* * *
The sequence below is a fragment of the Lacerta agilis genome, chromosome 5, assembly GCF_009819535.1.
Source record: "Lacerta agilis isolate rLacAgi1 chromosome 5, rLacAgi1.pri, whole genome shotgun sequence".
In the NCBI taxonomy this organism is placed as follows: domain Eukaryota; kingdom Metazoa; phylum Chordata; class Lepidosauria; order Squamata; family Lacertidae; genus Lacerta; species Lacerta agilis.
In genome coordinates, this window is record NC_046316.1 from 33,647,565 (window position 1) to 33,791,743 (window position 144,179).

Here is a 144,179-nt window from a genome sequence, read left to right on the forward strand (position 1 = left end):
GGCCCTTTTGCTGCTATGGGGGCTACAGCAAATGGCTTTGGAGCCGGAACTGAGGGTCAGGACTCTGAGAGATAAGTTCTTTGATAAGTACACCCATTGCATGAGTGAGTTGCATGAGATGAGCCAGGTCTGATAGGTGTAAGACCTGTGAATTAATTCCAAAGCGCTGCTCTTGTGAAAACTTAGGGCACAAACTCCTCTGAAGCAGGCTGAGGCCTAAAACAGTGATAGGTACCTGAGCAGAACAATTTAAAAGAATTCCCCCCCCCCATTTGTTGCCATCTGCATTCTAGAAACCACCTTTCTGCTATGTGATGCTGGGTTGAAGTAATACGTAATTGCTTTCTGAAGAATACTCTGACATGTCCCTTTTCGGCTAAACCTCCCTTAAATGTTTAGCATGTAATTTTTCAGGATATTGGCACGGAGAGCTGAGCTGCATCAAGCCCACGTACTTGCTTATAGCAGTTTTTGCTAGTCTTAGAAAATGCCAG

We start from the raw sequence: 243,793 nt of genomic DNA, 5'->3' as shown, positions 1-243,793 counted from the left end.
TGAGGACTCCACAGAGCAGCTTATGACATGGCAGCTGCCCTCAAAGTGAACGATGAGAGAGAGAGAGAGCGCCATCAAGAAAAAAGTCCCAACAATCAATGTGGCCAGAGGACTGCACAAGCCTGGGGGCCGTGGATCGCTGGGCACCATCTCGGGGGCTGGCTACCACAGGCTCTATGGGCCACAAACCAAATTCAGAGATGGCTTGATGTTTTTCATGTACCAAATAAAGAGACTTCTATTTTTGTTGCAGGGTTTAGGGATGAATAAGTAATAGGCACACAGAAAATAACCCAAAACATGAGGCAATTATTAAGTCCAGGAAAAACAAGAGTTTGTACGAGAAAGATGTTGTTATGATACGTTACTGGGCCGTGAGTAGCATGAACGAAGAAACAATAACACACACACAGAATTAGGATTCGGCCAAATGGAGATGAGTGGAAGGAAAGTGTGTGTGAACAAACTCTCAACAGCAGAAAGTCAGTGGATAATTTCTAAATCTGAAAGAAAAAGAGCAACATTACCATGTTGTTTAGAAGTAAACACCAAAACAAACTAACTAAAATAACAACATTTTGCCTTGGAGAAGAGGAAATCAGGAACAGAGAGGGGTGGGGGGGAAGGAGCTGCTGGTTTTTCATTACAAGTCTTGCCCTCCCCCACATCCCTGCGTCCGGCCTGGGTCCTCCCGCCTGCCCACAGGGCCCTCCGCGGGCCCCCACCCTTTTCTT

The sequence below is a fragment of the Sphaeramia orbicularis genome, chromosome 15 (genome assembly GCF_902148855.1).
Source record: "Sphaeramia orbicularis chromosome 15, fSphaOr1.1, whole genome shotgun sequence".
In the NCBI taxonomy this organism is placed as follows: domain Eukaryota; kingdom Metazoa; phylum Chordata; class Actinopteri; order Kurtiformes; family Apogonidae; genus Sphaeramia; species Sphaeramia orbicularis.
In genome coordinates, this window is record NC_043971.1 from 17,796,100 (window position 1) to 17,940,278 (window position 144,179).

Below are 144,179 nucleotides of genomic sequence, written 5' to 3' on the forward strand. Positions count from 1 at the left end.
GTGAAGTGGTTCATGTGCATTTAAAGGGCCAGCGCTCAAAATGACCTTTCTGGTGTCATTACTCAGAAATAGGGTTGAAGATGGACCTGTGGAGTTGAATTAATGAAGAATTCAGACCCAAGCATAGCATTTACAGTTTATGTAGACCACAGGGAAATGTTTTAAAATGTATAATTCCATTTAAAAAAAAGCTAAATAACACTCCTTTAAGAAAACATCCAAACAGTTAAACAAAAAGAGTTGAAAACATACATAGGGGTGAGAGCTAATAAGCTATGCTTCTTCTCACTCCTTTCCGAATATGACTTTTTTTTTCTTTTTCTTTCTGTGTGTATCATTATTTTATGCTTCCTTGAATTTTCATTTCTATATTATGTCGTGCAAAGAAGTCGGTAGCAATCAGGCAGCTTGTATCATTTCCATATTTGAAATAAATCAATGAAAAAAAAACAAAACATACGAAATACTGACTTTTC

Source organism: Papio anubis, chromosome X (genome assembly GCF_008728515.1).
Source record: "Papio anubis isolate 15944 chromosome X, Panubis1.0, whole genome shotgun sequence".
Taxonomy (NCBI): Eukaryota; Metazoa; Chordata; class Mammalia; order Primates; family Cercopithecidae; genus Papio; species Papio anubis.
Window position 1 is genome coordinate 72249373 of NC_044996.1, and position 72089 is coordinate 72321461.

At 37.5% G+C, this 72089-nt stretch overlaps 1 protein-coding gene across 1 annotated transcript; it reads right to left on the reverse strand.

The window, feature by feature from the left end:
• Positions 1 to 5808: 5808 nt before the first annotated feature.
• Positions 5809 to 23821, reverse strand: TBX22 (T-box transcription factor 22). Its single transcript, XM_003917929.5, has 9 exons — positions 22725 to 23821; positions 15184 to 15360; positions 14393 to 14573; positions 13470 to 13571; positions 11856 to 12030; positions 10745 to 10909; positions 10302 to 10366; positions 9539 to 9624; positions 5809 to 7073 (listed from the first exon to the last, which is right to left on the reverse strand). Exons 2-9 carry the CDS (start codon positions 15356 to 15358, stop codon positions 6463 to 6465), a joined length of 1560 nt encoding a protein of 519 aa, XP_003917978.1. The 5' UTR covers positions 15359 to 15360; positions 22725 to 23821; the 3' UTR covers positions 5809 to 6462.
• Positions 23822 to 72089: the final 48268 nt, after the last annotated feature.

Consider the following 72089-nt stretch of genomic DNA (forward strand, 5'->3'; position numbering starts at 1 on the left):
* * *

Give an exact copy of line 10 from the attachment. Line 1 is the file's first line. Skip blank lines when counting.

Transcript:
Source record: "Sphaeramia orbicularis chromosome 15, fSphaOr1.1, whole genome shotgun sequence".